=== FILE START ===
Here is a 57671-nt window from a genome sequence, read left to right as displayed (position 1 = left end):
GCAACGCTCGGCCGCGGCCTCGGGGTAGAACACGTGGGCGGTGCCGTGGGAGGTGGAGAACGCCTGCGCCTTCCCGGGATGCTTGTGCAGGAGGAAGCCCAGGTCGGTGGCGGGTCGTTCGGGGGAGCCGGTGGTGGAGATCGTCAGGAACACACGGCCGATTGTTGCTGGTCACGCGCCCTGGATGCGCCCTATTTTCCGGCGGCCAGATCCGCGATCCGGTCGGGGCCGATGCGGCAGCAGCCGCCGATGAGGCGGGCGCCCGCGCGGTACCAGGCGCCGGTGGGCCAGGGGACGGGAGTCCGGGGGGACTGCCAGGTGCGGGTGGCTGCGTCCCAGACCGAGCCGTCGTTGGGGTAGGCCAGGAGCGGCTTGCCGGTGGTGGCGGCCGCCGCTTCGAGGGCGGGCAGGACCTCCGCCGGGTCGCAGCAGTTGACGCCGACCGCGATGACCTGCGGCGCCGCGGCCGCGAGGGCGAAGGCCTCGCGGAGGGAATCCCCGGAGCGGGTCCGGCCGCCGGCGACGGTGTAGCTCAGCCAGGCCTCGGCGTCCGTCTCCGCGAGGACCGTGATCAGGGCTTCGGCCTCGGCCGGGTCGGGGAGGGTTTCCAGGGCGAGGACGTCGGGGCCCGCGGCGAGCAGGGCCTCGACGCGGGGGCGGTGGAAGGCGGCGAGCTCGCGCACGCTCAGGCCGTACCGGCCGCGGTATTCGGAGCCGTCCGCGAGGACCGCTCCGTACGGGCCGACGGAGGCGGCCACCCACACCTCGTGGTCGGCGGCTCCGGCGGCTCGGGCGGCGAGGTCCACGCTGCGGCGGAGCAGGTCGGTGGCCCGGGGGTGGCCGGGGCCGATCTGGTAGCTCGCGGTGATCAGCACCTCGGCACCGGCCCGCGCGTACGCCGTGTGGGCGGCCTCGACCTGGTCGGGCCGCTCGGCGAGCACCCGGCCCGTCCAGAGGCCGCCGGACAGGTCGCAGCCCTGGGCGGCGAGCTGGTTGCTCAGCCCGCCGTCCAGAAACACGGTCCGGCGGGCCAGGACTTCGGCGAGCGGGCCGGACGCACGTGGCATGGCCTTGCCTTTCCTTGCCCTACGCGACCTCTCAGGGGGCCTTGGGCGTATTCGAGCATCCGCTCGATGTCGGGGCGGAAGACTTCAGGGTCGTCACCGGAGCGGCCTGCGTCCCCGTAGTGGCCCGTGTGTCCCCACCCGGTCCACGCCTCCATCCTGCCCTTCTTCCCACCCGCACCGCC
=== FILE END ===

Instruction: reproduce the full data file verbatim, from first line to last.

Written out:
Here is a 57671-nt window from a genome sequence, read left to right as displayed (position 1 = left end):
GCAACGCTCGGCCGCGGCCTCGGGGTAGAACACGTGGGCGGTGCCGTGGGAGGTGGAGAACGCCTGCGCCTTCCCGGGATGCTTGTGCAGGAGGAAGCCCAGGTCGGTGGCGGGTCGTTCGGGGGAGCCGGTGGTGGAGATCGTCAGGAACACACGGCCGATTGTTGCTGGTCACGCGCCCTGGATGCGCCCTATTTTCCGGCGGCCAGATCCGCGATCCGGTCGGGGCCGATGCGGCAGCAGCCGCCGATGAGGCGGGCGCCCGCGCGGTACCAGGCGCCGGTGGGCCAGGGGACGGGAGTCCGGGGGGACTGCCAGGTGCGGGTGGCTGCGTCCCAGACCGAGCCGTCGTTGGGGTAGGCCAGGAGCGGCTTGCCGGTGGTGGCGGCCGCCGCTTCGAGGGCGGGCAGGACCTCCGCCGGGTCGCAGCAGTTGACGCCGACCGCGATGACCTGCGGCGCCGCGGCCGCGAGGGCGAAGGCCTCGCGGAGGGAATCCCCGGAGCGGGTCCGGCCGCCGGCGACGGTGTAGCTCAGCCAGGCCTCGGCGTCCGTCTCCGCGAGGACCGTGATCAGGGCTTCGGCCTCGGCCGGGTCGGGGAGGGTTTCCAGGGCGAGGACGTCGGGGCCCGCGGCGAGCAGGGCCTCGACGCGGGGGCGGTGGAAGGCGGCGAGCTCGCGCACGCTCAGGCCGTACCGGCCGCGGTATTCGGAGCCGTCCGCGAGGACCGCTCCGTACGGGCCGACGGAGGCGGCCACCCACACCTCGTGGTCGGCGGCTCCGGCGGCTCGGGCGGCGAGGTCCACGCTGCGGCGGAGCAGGTCGGTGGCCCGGGGGTGGCCGGGGCCGATCTGGTAGCTCGCGGTGATCAGCACCTCGGCACCGGCCCGCGCGTACGCCGTGTGGGCGGCCTCGACCTGGTCGGGCCGCTCGGCGAGCACCCGGCCCGTCCAGAGGCCGCCGGACAGGTCGCAGCCCTGGGCGGCGAGCTGGTTGCTCAGCCCGCCGTCCAGAAACACGGTCCGGCGGGCCAGGACTTCGGCGAGCGGGCCGGACGCACGTGGCATGGCCTTGCCTTTCCTTGCCCTACGCGACCTCTCAGGGGGCCTTGGGCGTATTCGAGCATCCGCTCGATGTCGGGGCGGAAGACTTCAGGGTCGTCACCGGAGCGGCCTGCGTCCCCGTAGTGGCCCGTGTGTCCCCACCCGGTCCACGCCTCCATCCTGCCCTTCTTCCCACCCGCACCGCC